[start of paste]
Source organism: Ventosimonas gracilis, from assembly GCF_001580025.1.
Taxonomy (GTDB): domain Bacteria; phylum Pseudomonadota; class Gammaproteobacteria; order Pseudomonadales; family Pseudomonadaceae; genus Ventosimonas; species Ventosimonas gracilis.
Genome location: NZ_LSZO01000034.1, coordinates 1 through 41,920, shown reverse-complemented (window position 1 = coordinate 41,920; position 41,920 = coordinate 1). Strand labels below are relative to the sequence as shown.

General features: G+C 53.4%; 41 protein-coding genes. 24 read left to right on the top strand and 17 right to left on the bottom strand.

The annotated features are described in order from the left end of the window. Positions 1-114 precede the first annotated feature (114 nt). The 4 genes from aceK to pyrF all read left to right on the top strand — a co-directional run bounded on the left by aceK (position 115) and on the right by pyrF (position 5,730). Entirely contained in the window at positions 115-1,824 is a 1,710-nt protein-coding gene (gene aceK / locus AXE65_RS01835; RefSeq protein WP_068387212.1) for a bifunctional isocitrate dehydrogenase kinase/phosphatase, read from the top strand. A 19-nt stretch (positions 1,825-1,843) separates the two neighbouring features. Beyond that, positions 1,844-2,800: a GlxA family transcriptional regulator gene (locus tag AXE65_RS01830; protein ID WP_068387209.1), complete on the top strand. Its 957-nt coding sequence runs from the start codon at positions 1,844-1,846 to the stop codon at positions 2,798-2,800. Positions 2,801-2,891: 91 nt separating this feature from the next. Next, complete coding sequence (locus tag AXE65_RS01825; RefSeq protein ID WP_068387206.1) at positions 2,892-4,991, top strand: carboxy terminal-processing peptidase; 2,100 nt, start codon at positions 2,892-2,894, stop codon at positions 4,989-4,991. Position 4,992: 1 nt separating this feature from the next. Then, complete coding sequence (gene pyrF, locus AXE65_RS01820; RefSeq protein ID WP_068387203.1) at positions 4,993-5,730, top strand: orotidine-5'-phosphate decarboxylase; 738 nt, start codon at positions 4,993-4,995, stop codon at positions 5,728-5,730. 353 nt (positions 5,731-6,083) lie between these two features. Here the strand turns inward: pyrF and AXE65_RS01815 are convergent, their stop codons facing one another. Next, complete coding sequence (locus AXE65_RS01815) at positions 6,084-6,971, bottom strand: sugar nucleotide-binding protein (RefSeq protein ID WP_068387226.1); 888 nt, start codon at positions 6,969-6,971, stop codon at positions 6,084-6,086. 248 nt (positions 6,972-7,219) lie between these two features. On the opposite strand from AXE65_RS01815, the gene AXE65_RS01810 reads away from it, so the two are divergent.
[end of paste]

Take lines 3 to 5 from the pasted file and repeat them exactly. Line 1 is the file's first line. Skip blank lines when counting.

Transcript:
Genome location: NZ_LSZO01000034.1, coordinates 1 through 41,920, shown reverse-complemented (window position 1 = coordinate 41,920; position 41,920 = coordinate 1). Strand labels below are relative to the sequence as shown.

General features: G+C 53.4%; 41 protein-coding genes. 24 read left to right on the top strand and 17 right to left on the bottom strand.

The annotated features are described in order from the left end of the window. Positions 1-114 precede the first annotated feature (114 nt). The 4 genes from aceK to pyrF all read left to right on the top strand — a co-directional run bounded on the left by aceK (position 115) and on the right by pyrF (position 5,730). Entirely contained in the window at positions 115-1,824 is a 1,710-nt protein-coding gene (gene aceK / locus AXE65_RS01835; RefSeq protein WP_068387212.1) for a bifunctional isocitrate dehydrogenase kinase/phosphatase, read from the top strand. A 19-nt stretch (positions 1,825-1,843) separates the two neighbouring features. Beyond that, positions 1,844-2,800: a GlxA family transcriptional regulator gene (locus tag AXE65_RS01830; protein ID WP_068387209.1), complete on the top strand. Its 957-nt coding sequence runs from the start codon at positions 1,844-1,846 to the stop codon at positions 2,798-2,800. Positions 2,801-2,891: 91 nt separating this feature from the next. Next, complete coding sequence (locus tag AXE65_RS01825; RefSeq protein ID WP_068387206.1) at positions 2,892-4,991, top strand: carboxy terminal-processing peptidase; 2,100 nt, start codon at positions 2,892-2,894, stop codon at positions 4,989-4,991. Position 4,992: 1 nt separating this feature from the next. Then, complete coding sequence (gene pyrF, locus AXE65_RS01820; RefSeq protein ID WP_068387203.1) at positions 4,993-5,730, top strand: orotidine-5'-phosphate decarboxylase; 738 nt, start codon at positions 4,993-4,995, stop codon at positions 5,728-5,730. 353 nt (positions 5,731-6,083) lie between these two features. Here the strand turns inward: pyrF and AXE65_RS01815 are convergent, their stop codons facing one another. Next, complete coding sequence (locus AXE65_RS01815) at positions 6,084-6,971, bottom strand: sugar nucleotide-binding protein (RefSeq protein ID WP_068387226.1); 888 nt, start codon at positions 6,969-6,971, stop codon at positions 6,084-6,086. 248 nt (positions 6,972-7,219) lie between these two features. On the opposite strand from AXE65_RS01815, the gene AXE65_RS01810 reads away from it, so the two are divergent.